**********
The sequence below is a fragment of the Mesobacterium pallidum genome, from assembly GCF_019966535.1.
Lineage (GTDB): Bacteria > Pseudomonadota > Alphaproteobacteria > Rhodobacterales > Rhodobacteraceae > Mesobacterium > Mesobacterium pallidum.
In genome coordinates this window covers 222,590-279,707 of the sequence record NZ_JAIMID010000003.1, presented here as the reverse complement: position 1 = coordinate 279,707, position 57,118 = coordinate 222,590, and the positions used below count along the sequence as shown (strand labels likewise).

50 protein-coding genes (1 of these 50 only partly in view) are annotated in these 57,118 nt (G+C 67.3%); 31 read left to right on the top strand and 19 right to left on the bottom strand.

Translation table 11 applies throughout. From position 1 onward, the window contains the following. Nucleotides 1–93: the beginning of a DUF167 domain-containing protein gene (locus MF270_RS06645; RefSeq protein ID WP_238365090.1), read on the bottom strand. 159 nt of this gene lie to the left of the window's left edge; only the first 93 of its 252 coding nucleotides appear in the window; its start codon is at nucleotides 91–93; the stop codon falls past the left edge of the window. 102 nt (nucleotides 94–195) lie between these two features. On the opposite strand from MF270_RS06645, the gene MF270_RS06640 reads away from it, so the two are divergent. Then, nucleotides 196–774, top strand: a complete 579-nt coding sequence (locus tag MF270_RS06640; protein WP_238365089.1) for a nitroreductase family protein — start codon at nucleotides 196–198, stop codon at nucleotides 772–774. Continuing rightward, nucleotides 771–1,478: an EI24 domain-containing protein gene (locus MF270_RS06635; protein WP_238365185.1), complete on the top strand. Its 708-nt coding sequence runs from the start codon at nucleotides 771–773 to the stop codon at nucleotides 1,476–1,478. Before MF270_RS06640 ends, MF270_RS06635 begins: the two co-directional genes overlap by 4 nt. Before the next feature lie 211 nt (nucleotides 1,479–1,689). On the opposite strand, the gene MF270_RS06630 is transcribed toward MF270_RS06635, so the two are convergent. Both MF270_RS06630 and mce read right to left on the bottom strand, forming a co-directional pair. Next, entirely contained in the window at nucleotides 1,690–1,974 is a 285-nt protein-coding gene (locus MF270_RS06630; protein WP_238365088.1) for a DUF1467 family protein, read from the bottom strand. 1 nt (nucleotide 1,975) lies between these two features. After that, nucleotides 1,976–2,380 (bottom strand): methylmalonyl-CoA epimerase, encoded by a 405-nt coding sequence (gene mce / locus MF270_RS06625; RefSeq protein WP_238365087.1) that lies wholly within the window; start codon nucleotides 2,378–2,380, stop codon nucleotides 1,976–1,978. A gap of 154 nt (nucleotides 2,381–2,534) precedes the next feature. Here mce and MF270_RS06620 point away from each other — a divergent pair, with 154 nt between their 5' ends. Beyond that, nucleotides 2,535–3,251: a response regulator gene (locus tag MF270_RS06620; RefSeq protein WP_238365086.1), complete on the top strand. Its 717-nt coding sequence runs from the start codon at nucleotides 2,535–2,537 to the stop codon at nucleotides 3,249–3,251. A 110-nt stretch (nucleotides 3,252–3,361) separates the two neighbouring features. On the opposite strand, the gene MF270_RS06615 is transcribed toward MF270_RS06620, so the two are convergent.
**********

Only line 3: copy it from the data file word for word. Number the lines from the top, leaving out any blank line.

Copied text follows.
In genome coordinates this window covers 222,590-279,707 of the sequence record NZ_JAIMID010000003.1, presented here as the reverse complement: position 1 = coordinate 279,707, position 57,118 = coordinate 222,590, and the positions used below count along the sequence as shown (strand labels likewise).